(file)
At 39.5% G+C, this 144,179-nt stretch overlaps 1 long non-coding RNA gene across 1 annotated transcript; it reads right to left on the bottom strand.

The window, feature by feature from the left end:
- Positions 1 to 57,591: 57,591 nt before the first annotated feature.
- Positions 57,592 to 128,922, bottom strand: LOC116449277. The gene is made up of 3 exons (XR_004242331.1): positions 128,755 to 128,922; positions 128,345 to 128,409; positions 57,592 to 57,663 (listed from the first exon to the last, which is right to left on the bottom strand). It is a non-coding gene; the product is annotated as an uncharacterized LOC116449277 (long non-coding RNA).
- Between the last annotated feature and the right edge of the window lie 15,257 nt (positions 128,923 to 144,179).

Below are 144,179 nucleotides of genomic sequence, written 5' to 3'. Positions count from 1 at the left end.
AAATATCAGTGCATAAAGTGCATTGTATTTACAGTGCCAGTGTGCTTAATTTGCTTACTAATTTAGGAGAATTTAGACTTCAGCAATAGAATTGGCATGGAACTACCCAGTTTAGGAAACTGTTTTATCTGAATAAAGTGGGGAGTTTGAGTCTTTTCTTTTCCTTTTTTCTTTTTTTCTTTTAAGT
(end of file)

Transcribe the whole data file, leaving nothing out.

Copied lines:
At 39.5% G+C, this 144,179-nt stretch overlaps 1 long non-coding RNA gene across 1 annotated transcript; it reads right to left on the bottom strand.

The window, feature by feature from the left end:
- Positions 1 to 57,591: 57,591 nt before the first annotated feature.
- Positions 57,592 to 128,922, bottom strand: LOC116449277. The gene is made up of 3 exons (XR_004242331.1): positions 128,755 to 128,922; positions 128,345 to 128,409; positions 57,592 to 57,663 (listed from the first exon to the last, which is right to left on the bottom strand). It is a non-coding gene; the product is annotated as an uncharacterized LOC116449277 (long non-coding RNA).
- Between the last annotated feature and the right edge of the window lie 15,257 nt (positions 128,923 to 144,179).

Below are 144,179 nucleotides of genomic sequence, written 5' to 3'. Positions count from 1 at the left end.
AAATATCAGTGCATAAAGTGCATTGTATTTACAGTGCCAGTGTGCTTAATTTGCTTACTAATTTAGGAGAATTTAGACTTCAGCAATAGAATTGGCATGGAACTACCCAGTTTAGGAAACTGTTTTATCTGAATAAAGTGGGGAGTTTGAGTCTTTTCTTTTCCTTTTTTCTTTTTTTCTTTTAAGT